Baking Course
Video

Introduction to bread baking

3 Modules 24 Lessons

About this course

How to bake bread for beginners. Learn basic bread making procedures including hand kneading, what good dough should look like, the equipment you need to bake bread and lots more!

Course Structure

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11 Lessons

First Steps In Breadmaking

In this module, you will learn the basics of baking bread, some simple recipes and a lot of technique. This is the first module.

A Simple White Dough (First Bread Recipe)

This recipe is the first dough in the "how to bake bread" series. It covers essential tips on hand kneading, shaping and what happens during the baking process.And the result is an amazing tin bread too!

Wholemeal Country Cobs

A great loaf to learn early on, get a bit more experience with handling dough and shaping into rounds. These wholemeal country cobs are great, healthy breads that are to be enjoyed all year. The hint of rye adds an extra depth of flavour to the bread, almost like a question. It evokes feelings and character like only artisan bread can.

Soft Baps

Soft baps are a common bread really, but following an artisan recipe they are brought up to a much better level. The trick to making quality artisan baps is to be quick to get the dough mixed, divided and moulded. Being fast ensures you get a soft, close knit crumb and a good oven spring.

Bloomer, Tiger Bread & A Cottage Loaf

Tiger bread, bloomer and a cottage loaf recipe. Truly British style breads. This video shows three different breads from one dough, and they all have their own unique taste. Learn a few new hand moulding techniques to create these breads. It’s really rewarding when the tiger paste cracks nicely!You might want to use the bakers formula to reduce the size of the recipe and try just one or two at a time. Or be brave and make all three at the same time!

Sourdough Boule (made two ways)

In today’s recipe I’ll show you how to make the perfect sourdough bread with two different techniques. Follow along and we will test a “knead” and a “no knead” method. The result for my preference is at the end of the video!!Sourdough bread is quite a personal taste, some like it really acidic and tangy, others prefer a more refreshing taste with a depth of flavour. This recipe is based on depth of flavour, with only a slight twang. Perfection in my opinion!You will need to have created a starter using the previous "how to make a sourdough starter" lesson and have fed it more 7-10 days.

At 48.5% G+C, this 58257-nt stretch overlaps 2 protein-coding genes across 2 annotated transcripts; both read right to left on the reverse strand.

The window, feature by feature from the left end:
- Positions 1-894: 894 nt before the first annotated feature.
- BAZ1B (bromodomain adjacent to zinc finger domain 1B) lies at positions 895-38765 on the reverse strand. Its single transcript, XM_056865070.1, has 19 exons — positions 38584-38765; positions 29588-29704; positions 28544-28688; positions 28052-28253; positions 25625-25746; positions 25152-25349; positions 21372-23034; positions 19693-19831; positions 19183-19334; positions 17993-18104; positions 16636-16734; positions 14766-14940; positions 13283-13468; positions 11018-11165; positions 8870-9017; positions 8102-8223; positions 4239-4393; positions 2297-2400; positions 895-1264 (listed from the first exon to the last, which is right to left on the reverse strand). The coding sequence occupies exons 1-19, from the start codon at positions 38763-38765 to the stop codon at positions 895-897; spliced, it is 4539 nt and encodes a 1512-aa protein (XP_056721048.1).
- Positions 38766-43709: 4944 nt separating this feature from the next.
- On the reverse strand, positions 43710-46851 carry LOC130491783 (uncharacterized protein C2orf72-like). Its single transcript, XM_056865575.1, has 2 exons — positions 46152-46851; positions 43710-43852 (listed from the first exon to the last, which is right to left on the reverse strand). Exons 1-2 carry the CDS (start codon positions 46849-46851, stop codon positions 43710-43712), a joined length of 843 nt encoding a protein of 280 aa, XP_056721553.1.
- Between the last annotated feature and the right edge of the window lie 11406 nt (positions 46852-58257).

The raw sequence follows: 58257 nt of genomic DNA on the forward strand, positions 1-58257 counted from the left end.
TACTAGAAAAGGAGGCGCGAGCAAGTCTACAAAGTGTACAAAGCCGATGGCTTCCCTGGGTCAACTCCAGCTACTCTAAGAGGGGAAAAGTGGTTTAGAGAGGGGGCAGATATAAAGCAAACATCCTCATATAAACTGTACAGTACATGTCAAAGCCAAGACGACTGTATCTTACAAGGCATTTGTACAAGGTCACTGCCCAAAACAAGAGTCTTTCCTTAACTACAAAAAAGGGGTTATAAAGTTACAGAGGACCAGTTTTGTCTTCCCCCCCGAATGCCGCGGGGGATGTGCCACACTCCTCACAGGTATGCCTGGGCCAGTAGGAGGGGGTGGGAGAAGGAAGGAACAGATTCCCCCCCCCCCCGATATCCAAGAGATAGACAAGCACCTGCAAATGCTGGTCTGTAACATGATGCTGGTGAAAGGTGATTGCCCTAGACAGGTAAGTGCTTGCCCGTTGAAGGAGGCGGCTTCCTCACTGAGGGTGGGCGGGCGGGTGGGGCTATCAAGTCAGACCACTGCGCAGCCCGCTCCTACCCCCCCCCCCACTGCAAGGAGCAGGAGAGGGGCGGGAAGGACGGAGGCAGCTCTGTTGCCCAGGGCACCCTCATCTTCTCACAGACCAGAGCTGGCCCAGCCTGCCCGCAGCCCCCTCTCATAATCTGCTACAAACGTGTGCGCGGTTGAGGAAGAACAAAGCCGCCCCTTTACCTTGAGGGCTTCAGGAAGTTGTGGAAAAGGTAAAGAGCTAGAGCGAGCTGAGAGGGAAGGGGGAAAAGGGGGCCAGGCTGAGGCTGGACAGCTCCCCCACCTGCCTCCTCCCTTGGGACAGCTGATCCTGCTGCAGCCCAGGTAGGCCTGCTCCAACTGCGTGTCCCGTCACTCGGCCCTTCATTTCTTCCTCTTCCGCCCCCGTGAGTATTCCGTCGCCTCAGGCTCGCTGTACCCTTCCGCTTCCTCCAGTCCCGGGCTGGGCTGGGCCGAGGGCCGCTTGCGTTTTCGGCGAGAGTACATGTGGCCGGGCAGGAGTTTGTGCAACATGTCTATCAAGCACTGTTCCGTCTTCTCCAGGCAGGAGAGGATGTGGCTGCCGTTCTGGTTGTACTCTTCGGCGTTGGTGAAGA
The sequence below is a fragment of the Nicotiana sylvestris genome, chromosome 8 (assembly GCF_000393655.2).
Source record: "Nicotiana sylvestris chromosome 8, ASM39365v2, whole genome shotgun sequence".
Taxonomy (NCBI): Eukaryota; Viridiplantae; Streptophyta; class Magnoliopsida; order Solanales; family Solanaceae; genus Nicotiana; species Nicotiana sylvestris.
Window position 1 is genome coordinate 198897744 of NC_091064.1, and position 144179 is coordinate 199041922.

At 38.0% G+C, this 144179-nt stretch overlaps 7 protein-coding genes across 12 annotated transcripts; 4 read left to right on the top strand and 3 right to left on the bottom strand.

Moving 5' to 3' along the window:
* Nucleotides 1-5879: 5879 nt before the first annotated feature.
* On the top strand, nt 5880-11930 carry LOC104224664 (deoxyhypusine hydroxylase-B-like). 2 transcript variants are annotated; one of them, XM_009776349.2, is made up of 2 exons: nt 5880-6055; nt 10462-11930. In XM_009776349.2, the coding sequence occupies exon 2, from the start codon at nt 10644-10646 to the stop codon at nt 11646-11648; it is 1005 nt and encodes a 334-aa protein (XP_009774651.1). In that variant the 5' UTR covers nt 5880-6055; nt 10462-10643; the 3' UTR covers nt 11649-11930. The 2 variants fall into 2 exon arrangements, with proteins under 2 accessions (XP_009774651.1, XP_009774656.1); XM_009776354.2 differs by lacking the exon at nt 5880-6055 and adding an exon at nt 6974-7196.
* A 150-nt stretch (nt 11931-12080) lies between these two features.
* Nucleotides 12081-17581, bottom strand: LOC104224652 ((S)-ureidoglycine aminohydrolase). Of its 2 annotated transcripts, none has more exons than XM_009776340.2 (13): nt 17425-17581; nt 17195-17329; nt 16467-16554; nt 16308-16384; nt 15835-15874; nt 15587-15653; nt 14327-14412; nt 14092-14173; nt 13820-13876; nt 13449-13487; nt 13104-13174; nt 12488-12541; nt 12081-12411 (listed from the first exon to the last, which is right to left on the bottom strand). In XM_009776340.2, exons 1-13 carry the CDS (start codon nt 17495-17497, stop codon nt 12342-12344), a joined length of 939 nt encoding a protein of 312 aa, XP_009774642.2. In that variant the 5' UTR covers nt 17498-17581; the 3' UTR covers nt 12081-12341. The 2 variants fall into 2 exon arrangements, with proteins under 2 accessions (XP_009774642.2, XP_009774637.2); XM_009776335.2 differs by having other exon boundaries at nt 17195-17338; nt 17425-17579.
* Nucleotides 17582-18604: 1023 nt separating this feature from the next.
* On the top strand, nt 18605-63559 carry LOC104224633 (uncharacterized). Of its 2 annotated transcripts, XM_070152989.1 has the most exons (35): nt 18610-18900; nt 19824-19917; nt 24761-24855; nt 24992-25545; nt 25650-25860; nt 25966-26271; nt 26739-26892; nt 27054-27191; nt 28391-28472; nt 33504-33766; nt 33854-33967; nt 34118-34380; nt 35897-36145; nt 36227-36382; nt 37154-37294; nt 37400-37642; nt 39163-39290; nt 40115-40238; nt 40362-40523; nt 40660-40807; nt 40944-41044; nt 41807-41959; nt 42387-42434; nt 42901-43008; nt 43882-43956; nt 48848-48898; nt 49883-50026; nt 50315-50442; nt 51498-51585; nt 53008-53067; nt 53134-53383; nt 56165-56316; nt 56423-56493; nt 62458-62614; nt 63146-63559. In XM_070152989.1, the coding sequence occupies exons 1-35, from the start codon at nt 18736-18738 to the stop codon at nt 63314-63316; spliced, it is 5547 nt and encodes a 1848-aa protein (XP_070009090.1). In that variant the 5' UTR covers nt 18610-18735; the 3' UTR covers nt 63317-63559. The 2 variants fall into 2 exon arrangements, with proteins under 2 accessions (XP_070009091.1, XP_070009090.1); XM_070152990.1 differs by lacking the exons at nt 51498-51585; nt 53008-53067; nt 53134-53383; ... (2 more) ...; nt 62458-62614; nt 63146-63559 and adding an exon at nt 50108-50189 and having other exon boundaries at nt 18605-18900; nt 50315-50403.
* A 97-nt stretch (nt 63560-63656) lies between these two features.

Hearty Spelt Bread

A really simple introduction to baking with spelt flour. This bread, though slightly dense has masses of flavour, it just tastes soooo healthy! Working with a low protein flour needs a slightly different technique, learn more about it in this lesson.

Batch Loaf

Batch bread is really on-trend in British supermarkets at the moment, here’s how to do it with an artisan twist! This bread calls for the use of butter to create a softer crumb. It's a fairly easy bread to make too, especially with a dough mixer. Try it out, it’s one of my favourite breads to make on a weekday evening, it's so low maintenance!

Posh Farmhouse White Tin

If you’ve mastered using a band tin but can’t quite grasp how to bake a simple tin bread, this is for you!It’s actually a very common question. Despite being the most common bread found in the shops, I even struggled at first to create this bread in an artisan style. There’s a load of knowledge bombs in here, so strap yourself in and enjoy the video!! The Farmhouse loaf is one of my all time favourites and kids love the soft crumb. This is an artisan, yet still a fast to make version of an everyday classic sold in bakeries across the UK.

Making An Oil Slick

Here's a short on guide on how to create an oil slick.

Tuscan Style Flatbreads

ne of the key ingredients in bread making that my Dad used to remove is salt. Apparently it’s not that good for you, but it’s essential in bread making for the bread to hold its shape. Well it’s normally essential, but in this recipe we are going to bake without any.There was a period in Tuscany, Italy when salt was heavily taxed. Therefore the bakers omitted it from their recipes. You can find many Tuscan breads that don’t contain any salt. These are no exception and they taste delicious. Perfect with cheese and salty toppings!It’s really interesting to see the effect salt has on dough and how the texture of the dough changes without it. I can’t recommend trying this recipe enough!!

Gluten Free Bread

Here is a great gluten free bread recipe that's sooo simple, it's pretty much foolproof. It really doesn't take long and will impress your friends and family.We are using gluten free flour, sugar, oil, yeast and warm water to make this bread. I must admit I actually quite like it! I'm sure you or your guests will love it!
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8 Lessons

Artisan Bread

In this module we'll cover some more complicated aspects of baking. These include adding pre-ferments such as Biga and Poolish, plus some new techniques such as adding toppings and different types of cuts.

Pane Cassericio & Focaccia Slices

If there was a bread I am most proud of, the Pane Cassericio would be it. I love the texture, taste and depth of aroma that come from this bread and the Focaccia slices are a fantastic way to have a bit of fun as well. We are going to use a biga pre-ferment here which will add flavour and structure to our dough. It’s fairly straightforward to make too.

Focaccia